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How Taiwan will become a major Asian startup hub

Tim Lin


Like many countries after the 2008 financial crisis, Taiwan’s unemployment rate rose with no signs of stopping. Coupled with the country’s deep rooted values in academic excellence and career advancement, stability became paramount.


Terry Cooke, former senior commercial officer of AIT Taiwan, points out: “With a small internal market of only 23 million, fully 70 percent of Taiwan’s GDP is accounted for by exports.”


“As a result of its high degree of integration with global supply chains,” he says, “Taiwan took a stronger hit and is suffering a longer recovery time from the impact of the global recession than its regional competitors.”


In a time when stability was paramount, risk was out of the question and so were startups.


Striving for more innovation

However, in recent years, Taiwan has been gearing to become the epicenter of innovation in Asia Pacific for a multitude of reasons. It ranks 15th in global competitiveness, 10th in innovation and has one of the largest populations of software and hardware engineers in the world.


This workforce is responsible for parts of Tesla’s original design as well as the production of flagship products by global electronics leaders like Apple, Sony, and Microsoft. The country has also dominated the semiconductor industry for over three decades.


Technological centers and innovation clusters are also growing organically throughout major cities such as Taichung, Tainan, and Kaohsiung.


Along with this, Taiwan also ranks first in global expat rankings and continues attracting foreign talent in all sectors.


These characteristics give Taiwan a unique regional and international advantage. However, there are institutional and cultural barriers limiting growth. Here are two suggestions on addressing these barriers.


Abandon the build-it-and-they-will-come model

Recently, the Taiwanese government allocated over US$310 million to construct a new technological center, which they dubbed Asian Silicon Valley.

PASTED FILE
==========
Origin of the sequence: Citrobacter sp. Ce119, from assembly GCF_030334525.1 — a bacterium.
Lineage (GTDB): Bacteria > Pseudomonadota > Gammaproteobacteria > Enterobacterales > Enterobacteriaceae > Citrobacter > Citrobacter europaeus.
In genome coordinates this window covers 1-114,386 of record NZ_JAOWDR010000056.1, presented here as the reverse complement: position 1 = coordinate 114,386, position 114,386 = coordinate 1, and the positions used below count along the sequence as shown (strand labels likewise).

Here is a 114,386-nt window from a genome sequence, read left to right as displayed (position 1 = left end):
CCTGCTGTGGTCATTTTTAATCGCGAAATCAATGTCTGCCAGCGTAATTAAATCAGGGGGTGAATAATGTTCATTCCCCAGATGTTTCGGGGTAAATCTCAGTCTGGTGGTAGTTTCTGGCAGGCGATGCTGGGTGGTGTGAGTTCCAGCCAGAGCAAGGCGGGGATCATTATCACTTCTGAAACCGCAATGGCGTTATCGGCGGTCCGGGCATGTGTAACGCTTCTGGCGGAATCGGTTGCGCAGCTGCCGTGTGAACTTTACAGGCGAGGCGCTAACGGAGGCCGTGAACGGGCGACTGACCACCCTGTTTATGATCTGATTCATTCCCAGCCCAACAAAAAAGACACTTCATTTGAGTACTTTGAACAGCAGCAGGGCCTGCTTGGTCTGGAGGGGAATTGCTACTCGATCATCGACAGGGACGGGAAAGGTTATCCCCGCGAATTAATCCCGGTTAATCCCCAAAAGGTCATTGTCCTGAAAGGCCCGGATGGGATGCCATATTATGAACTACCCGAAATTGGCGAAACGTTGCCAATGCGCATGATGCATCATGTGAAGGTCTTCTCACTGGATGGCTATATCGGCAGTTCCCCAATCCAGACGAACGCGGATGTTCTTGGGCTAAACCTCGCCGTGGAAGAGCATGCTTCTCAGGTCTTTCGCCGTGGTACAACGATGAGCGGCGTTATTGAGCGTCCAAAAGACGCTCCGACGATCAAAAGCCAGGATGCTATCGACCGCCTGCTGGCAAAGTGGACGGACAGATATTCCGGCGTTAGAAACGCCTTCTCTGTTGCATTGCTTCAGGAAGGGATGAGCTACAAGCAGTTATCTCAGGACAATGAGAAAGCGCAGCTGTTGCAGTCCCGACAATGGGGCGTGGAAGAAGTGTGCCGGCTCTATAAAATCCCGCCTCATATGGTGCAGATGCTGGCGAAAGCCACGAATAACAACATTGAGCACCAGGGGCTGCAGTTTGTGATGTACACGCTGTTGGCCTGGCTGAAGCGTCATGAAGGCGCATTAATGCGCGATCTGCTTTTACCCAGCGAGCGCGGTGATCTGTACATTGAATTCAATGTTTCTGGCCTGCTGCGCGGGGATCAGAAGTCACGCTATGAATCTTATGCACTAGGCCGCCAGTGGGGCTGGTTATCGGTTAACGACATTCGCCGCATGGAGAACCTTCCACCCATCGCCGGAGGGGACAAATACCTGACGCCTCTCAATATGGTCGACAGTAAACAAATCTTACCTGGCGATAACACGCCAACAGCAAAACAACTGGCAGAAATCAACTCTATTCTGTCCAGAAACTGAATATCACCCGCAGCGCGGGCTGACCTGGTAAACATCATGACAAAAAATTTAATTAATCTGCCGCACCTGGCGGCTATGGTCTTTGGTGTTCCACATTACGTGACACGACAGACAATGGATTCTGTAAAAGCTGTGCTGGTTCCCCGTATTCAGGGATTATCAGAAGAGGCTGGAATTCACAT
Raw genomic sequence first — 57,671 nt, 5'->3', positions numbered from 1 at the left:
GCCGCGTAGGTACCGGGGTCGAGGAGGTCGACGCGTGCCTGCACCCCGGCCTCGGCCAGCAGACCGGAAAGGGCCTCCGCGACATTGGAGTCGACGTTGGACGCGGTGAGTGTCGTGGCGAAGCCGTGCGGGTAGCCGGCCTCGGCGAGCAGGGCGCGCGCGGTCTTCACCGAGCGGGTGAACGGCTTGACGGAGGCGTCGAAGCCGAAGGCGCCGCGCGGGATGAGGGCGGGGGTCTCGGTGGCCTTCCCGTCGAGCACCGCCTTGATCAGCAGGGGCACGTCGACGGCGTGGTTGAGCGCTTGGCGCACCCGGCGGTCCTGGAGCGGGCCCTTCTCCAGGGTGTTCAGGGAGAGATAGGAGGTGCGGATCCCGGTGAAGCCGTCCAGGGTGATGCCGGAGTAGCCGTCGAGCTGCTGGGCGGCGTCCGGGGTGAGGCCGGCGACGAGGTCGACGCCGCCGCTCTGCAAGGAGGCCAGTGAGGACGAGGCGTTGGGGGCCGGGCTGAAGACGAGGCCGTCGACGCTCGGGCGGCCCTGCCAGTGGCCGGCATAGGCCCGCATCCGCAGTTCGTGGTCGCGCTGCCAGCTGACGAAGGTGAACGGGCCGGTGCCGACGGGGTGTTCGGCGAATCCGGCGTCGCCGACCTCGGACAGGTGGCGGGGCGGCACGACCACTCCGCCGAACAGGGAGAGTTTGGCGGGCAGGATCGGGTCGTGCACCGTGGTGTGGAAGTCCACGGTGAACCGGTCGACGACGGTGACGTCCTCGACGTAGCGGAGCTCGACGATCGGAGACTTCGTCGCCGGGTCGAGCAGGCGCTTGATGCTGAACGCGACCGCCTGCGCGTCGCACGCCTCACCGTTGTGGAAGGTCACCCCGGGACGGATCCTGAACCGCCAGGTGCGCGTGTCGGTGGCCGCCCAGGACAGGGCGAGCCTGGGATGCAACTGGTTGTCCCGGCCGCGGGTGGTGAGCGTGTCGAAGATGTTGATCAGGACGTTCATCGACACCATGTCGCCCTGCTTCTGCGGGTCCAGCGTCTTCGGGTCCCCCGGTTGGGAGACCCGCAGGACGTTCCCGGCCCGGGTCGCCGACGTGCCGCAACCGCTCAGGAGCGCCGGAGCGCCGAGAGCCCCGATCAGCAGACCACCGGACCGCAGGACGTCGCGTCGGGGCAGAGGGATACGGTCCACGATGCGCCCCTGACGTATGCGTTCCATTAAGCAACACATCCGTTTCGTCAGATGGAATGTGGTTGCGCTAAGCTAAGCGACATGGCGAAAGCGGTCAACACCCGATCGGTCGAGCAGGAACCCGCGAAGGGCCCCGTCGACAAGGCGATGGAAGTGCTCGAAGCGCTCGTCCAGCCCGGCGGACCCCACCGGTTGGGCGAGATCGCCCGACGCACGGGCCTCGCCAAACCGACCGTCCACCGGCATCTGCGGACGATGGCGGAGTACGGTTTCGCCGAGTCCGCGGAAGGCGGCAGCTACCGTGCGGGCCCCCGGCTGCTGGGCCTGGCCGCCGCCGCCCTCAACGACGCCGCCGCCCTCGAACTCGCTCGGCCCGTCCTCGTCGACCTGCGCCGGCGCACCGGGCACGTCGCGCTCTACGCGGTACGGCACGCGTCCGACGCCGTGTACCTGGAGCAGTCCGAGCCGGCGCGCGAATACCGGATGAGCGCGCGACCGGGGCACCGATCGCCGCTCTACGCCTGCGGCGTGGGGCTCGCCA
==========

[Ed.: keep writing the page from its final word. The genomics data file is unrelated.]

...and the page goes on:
Taiwan’s Premier, Lin Chuan, states, “It hopes this effort will bring the world’s most advanced ideas to Taiwan and attract high-level talent from overseas to improve the country’s competitiveness in the global market.”

While the government certainly has good intentions, new constructions alone will not infuse Taiwan with the Silicon Valley spirit.

While the government certainly has good intentions, new constructions alone will not infuse Taiwan with the Silicon Valley spirit.


What’s more worrisome is the country’s track record of government funded constructions becoming abandoned buildings soon after launch. If Taiwan wants to replicate the magic of the Bay Area, it needs to adopt its principles before all else.


Instead of sinking over US$310 million into a brand new tech cluster, Taiwan would benefit from adopting the lean methodology and refurbish older abandoned buildings for a fraction of the budget. After refurbishing, the remainder of the money could be spent on tax breaks for foreign startups or financial support for homegrown startups that are showing traction.


In Singapore, the government revamped dilapidated factory warehouses into the country’s biggest innovation hub. The project became known as Block 71, which is now home to 250 startups.


Leverage Cultural and Regional Individuality